Updated July 13, 2017
Field Day 2017
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MARS QTH in Argyle: the Meadows cabin at the Briarwood Retreat Center. An excellent location with plenty of space for antennas, air conditioning, restrooms and a kitchen. Easy to get to from Carrollton and surrounding towns.
Kevin Grantham, N5KRG, with Bob Bailey, W5TFY, and Judy Bailey, KB5IMY.
About this flag: Kevin Grantham’s brother-in-law is an Army Reservist and has deployed to Iraq or Afghanistan nearly every other year for the past ten years. His latest deployment was to the Pentagon where he discovered a program where one can a request a Flag and certificate that has flown over the Pentagon. He gave Kevin one and that is the Flag he brought to fly over our Field Day. Thanks to Robert Reuscher, NR5AR, for help putting it up and taking it down after the event.
Venzula Mathews, KF5PJH, Kevin Grantham, N5KRG, Annie Ackors-Bruce, KG5OVU, future ham Henry Chen, Seth Bruce, AF5YN, and Liz Brown, K5EMB, bring out the welcome sign.
Seth Bruce, AF5YN, and Liz Brown, K5EMB at the Welcome Table.
Dale Hiatt, KC5MAY, outstanding in his field.
Chameleon antenna ballast.
G5RV put up by Tom Yenny, K5LOL.
Andy Parcel, KE5KOF, Robert Reuscher, NR5AR, and Kevin Grantham, N5KRG, put up a fan dipole expected to work 160, 80 and 40.
James McCormick, KG5KBP, working with Kevin on the multi-band monster.
This is the RATT: Radio Teletypewriter Set of Korean War vintage.
Another RATT rendering.
James McCormick, KG5KBP, John Hardin, KE5WQD, with his daughter and future ham Julie, and Dan Howard, KE5CIR, pose with the RATT.
Erick Guzowsky, KO0M, anchoring the RATT aerial.
Dan Howard, KE5CIR, sorting some ham spaghetti.
Dan Howard, KE5CIR, explaining the mysteries of the RATT with a future ham.
RATT Rig Rack
All rigs ran on emergency power.
Inside the shack, operators are readying their rigs.
Ken Wendell, W5RPS, worked a lot of digital.
David Lewis, AC5DL
Liz welcomed Carrollton City Council Member Mike Hennefer, KD5ZCF.
Mike helped log for David Lewis.
Arnold Krusemark, K0YVI
Dennis Allen, WA5LXS, looking for CW QSOs.
Dire warning to operators to stay in band lest there be smoke emissions.
Safety Officer, Venzula Mathews, KF5PJH.
Time for lunch and Erick Guzowsky, KO0M, is ready. Food is the highlight of any Field Day.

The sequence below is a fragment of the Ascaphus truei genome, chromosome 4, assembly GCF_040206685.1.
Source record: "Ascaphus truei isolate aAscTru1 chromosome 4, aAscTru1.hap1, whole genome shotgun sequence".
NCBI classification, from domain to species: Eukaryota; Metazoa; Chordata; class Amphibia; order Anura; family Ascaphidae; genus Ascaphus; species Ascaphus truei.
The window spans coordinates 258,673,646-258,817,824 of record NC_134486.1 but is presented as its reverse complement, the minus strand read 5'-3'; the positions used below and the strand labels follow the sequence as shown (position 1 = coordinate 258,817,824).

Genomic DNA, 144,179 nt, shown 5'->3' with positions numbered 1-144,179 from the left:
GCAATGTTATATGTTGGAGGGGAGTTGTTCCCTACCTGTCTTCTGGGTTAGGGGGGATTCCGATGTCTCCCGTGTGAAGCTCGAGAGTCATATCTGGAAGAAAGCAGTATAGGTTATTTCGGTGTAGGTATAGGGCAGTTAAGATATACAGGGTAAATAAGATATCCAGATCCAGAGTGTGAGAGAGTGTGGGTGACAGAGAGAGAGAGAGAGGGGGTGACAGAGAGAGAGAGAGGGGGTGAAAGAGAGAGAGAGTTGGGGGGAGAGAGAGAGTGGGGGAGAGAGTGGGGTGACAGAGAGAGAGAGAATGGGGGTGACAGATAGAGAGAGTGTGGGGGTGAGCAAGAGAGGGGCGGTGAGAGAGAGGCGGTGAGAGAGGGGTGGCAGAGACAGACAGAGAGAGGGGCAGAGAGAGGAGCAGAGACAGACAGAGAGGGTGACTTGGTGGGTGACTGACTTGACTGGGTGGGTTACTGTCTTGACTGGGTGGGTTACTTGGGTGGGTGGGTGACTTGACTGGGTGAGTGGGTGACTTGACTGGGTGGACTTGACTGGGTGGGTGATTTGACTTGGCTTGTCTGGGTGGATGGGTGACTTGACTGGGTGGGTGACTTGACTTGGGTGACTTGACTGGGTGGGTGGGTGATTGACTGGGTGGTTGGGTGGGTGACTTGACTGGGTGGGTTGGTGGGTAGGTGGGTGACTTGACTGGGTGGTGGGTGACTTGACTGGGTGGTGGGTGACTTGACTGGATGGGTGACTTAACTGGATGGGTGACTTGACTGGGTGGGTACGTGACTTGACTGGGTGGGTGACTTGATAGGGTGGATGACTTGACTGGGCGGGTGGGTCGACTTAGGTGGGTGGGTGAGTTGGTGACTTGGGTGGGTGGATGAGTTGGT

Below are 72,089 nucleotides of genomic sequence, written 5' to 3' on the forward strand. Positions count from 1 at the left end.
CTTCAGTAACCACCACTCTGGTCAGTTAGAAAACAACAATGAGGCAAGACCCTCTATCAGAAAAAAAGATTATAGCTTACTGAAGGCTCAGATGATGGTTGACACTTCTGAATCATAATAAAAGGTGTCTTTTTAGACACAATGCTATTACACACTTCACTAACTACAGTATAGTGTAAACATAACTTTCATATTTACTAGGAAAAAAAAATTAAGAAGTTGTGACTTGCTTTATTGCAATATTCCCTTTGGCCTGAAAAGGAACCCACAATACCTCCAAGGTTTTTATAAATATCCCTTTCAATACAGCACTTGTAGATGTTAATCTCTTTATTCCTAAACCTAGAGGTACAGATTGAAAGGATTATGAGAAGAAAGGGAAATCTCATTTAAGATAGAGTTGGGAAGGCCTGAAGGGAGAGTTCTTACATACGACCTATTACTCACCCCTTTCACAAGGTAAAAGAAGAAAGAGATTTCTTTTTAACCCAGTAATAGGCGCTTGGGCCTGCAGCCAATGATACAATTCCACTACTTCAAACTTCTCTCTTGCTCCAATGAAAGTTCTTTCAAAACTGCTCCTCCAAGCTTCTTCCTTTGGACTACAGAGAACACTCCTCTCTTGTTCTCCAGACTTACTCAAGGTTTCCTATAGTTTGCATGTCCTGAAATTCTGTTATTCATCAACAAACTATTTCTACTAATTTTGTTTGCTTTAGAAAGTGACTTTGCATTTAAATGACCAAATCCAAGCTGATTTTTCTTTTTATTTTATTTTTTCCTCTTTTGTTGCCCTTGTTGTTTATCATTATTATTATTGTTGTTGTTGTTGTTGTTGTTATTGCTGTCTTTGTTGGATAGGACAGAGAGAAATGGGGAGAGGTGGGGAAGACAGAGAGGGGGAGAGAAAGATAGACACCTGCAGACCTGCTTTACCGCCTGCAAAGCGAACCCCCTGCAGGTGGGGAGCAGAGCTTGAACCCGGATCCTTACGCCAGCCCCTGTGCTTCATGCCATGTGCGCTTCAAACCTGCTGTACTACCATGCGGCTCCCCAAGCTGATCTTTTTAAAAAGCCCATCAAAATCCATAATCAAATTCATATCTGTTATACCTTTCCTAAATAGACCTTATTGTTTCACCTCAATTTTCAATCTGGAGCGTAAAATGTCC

Chef Dale Hiatt, KC5MAY, takes a breather.
We worked 60 ARRL sections, including Puerto Rico, Hawaii and five Canadian sections.
You can hear the static as you open the door to the Meadows lodge. It sounds a bit like garble, but then you start to understand, “Kilo Bravo, five, Alpha,” as an operator calls out into a hand-held microphone. Another one calls out, “Kirk Battles five Aliens.” There are two people sitting at each of three small tables. One in front of a radio system and a piece of paper, the other with hands on a keyboard typing in the call signs and sections. There is a projector showing a map of the United States and Canada divided into ARRL sections. Suddenly, one of the operators shouts, “New State!” and that state changes color on the projection. What have you just walked into, a secret war room? Are black helicopters going to fly over next? No, it’s just one of the many ARRL Amateur Radio Field Day locations. In fact, it was the MARS Field Day location at the Briarwood Retreat Center in Argyle.
For those of you not familiar with ARRL Field Day, permit me to share the ARRL’s description in their own words:
“Every June, more than 40,000 hams throughout North America set up temporary transmitting stations in public places to demonstrate ham radio’s science, skill and service to our communities and our nation. It combines public service, emergency preparedness, community outreach, and technical skills all in a single event. Field Day has been an annual event since 1933, and remains the most popular event in ham radio.”
Despite the early morning Saturday rain; poor solar conditions hampering communications; an antenna that fell on my head (yes, I brought a hard hat, no, I wasn’t wearing it); people found sleeping in our kitchen area; and outrage of outrages, no toilet paper when we at first arrived, we overcame and made over 130 contacts from Canada to south Texas. We hams are very resourceful.
Field Days are more than an unofficial competition to see which club can make the most contacts. Amateur radio, to hams, represents free communication across the globe and Field Day events are a type of simulation of how communication networks would be set up following a cataclysmic event that knocks out other digital forms of communication such as internet, cell phones or land lines.
This year we had a new addition to our setup. A RATT (Radio and Teletype) ex-military communications hut mounted on a trailer complete with camouflage netting brought by Dan Howard, KE5CIR and his friend, Eric Guzowsky, KO0M. This setup was a big hit for the public to see. Go to this site for more information on the rig:
We worked stations from 10 through 80 meters. As of this writing we made 86 phone contacts, 17 CW contacts, and 34 digital contacts. We got extra points for:
Operating on emergency power
Setting up in a public location
Having a public information table
Receiving the W1AW bulletin
A visit by a public official (Mike Hennefer, KD5ZCF, a MARS and Carrollton city council member)
Submitting our report via the web
Posting on social media (Facebook)
Having a safety officer (Venzula Mathews, KF5PJH)
My thanks go to the MARS Board of Directors and members for their support and especially to each operator and guest who came that weekend. We all had a great time at Briarwood Retreat Center in Argyle. We are already making plans for next year.
Andy Parcel, KE5KOF